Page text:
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Hi, I’m Brad Feld, a managing director at the Foundry Group who lives in Boulder, Colorado. I invest in software and Internet companies around the US, run marathons and read a lot.

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Ring Nishioka’s Philosophy On Interviewing

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Many of the companies I’m an investor in are hiring a lot of people right now. For a current view, take a look at the Foundry Group jobs page. I’ve interviewed and hired a lot of people over the year and I’ve developed my own perspective and philosophy on the best way to do this. However, I don’t feel like I have all the answers so I asked a few people that I respect a lot (and fit in my definition of VP of People) to weigh in with their thoughts.

Ring Nishioka from BigDoor is up first. I’ve loved working with Ring over the past year as he’s helped grow the BigDoor team from five people when I first invested to the 20 or so people it is today. Ring totally gets it, has a great interviewing philosophy, and also has a fun blog called HRNasty. Enjoy.

Interviewing sets the tone of the culture to everyone that comes into the company.  This is the very first exposure to the company. It can be an effective tool to use to not only set the culture with new hires but to reinforce the culture to existing hires involved during interviews.  If you want a culture of teamwork, reinforce that during the interview process.  If you want a culture of “always closing” reinforce that.  Ring the bell during an interview and let the candidate know you celebrate closers.

I believe that everyone who comes into contact with a candidate should go through interview training.  Even if the person doing the interviewing is a senior person, they should hear from the HR department what the company’s interviewing philosophy is.  Just because they understand the Microsoft interviewing philosophy and conducted interviews there for 10 years doesn’t mean they know how to interview at a small startup, or what that start up is looking for.  Interviewers should understand exactly what the company is looking for in the position, what specific questions need to be asked and how to represent the culture.  If your company uses Behavioral Interviewing, that should be shared.

The candidate should have a consistent experience between interviews.  Interviews hopefully consist of the following:

  • Introduction from the person doing the interview including name, role, and tenure, and what they like about working with the company.
  • Offer of a beverage and the opportunity to use the restroom.
  • Explanation of what will happen during the interview.  (We have some questions for you, I’d like to be able to answer any questions you have at the end, HR will tell you what your next steps are)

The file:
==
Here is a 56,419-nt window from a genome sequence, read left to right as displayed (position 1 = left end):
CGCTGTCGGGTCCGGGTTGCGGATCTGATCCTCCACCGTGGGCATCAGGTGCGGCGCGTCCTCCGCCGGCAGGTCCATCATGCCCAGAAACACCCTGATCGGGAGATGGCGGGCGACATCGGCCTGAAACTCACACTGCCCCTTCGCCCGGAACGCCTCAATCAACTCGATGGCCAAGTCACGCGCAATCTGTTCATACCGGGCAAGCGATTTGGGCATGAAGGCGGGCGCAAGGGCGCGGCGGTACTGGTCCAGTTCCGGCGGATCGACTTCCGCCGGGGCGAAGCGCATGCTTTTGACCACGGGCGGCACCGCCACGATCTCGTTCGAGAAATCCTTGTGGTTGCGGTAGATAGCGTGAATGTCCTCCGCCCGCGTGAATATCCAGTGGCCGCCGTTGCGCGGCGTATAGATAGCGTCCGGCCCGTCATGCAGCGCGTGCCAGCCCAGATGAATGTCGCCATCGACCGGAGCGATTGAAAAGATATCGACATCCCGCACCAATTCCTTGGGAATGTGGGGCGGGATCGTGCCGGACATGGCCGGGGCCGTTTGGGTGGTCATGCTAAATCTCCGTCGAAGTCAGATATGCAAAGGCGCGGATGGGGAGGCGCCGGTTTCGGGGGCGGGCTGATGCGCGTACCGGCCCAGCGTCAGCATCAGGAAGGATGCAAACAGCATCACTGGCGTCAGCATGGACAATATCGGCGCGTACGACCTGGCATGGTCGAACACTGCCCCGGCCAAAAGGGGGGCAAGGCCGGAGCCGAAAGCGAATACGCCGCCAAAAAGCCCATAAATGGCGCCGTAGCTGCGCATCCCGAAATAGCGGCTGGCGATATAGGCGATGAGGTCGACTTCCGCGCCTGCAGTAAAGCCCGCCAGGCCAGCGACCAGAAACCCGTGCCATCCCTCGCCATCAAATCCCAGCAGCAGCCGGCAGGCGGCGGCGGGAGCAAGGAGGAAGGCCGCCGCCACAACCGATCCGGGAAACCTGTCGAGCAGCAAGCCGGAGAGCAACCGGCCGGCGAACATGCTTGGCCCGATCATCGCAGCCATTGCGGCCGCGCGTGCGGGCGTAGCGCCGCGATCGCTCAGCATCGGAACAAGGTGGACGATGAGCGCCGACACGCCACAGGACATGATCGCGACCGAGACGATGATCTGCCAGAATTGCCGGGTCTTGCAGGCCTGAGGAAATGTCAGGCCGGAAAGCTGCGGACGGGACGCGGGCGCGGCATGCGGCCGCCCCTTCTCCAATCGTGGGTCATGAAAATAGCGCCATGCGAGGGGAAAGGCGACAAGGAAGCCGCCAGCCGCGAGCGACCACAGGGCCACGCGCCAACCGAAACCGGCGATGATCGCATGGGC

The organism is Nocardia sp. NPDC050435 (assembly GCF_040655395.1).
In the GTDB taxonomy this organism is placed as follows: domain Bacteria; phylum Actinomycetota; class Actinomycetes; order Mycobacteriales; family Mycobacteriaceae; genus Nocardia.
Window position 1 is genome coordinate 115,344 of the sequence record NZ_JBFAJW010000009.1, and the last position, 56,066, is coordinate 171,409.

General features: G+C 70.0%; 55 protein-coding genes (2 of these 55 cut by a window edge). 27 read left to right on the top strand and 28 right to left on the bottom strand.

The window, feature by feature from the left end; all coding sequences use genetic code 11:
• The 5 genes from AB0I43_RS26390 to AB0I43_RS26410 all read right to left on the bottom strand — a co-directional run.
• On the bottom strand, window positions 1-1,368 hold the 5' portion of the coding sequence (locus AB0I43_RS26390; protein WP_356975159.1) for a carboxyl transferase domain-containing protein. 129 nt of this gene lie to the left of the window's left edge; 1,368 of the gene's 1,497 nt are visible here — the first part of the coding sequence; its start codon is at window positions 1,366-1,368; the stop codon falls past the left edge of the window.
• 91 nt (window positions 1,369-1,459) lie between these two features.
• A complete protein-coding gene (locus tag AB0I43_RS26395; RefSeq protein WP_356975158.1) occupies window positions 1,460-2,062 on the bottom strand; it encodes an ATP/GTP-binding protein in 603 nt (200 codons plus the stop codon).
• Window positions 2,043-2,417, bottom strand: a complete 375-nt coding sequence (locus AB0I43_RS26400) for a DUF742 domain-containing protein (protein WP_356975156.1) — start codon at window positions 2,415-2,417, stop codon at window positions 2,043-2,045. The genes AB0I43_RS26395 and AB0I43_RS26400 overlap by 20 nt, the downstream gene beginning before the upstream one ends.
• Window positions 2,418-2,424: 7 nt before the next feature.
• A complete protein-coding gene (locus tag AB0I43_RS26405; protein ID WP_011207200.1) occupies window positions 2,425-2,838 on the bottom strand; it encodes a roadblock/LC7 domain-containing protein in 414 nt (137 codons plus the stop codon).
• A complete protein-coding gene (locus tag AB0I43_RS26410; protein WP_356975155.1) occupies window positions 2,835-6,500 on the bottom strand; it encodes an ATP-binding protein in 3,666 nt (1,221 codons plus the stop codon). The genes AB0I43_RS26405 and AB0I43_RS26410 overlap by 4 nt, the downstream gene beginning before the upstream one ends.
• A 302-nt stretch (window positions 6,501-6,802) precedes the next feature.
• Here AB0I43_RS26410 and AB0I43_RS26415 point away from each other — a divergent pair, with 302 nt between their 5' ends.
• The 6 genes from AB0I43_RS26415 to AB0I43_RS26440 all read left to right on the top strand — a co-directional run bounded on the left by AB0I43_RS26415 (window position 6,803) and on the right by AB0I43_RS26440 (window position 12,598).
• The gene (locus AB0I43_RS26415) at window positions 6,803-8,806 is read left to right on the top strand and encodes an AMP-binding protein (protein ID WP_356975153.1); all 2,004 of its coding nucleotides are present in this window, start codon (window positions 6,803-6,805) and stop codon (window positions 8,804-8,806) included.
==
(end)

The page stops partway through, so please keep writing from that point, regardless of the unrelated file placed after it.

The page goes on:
When I worked in Corporate America, we would dedicate an entire day to interview training through an interviewing class.  A long time you think?  This is the vehicle that will vet out the folks that you are going to pay 1000’s of dollars a year, maybe 100’s of thousands.  Why wouldn’t you invest a little time into interview training?  This will be way too long for most startups, but again, interview training can reinforce the culture.  We had a lot of exercises including mock interviews in this class.  We wanted folks to complete six mock interviews before letting them loose on our next potential candidate and chasing them to the competition. At BigDoor, I spend about one hour explaining our philosophy and then follow up with candidate specific training.

Even if the candidate is not qualified, you don’t want the candidate walking out of the interview feeling crushed, dumb, or stupid.  Even if they are dumb or stupid you want them to walk out of the interview wanting to work with your company.  Sometimes, when folks are not able to answer an interview question, the person doing the interview feels like they are wasting their time and body language conveys this.  There is nothing worse than feeling put out while going through an interview process.

If the candidate isn’t a fit now, they may be a fit for another position in six months or two years.  You want the candidate feeling like your company is a great place to work and remembering the experience as one of the best, especially if they made it through a few rounds.  You want them telling their friends and family about your company, your openings, your products and especially your team.  Just like we all share are car buying stories, we all share our interview stories.  This is free advertising and the person that you are interviewing probably has friends with similar interests.

Most of our initial interviews are at a local coffee shop.  I am trying to create a situation where the candidate is a little less nervous, and it is a more of a personal atmosphere.  I want to create a personal connection between our company and the candidate.  This isn’t something that most recruiters at the larger companies will do, and can set us apart.  I want to see the best in a candidate; I don’t want to see their “nervous worst.” Some folks will feel like if they aren’t able to perform in a job interview, they won’t perform in the work environment.  I believe that if you have the support of your peers, you know what is expected of you, you will perform better.  You don’t have either of these in a sterile interview room.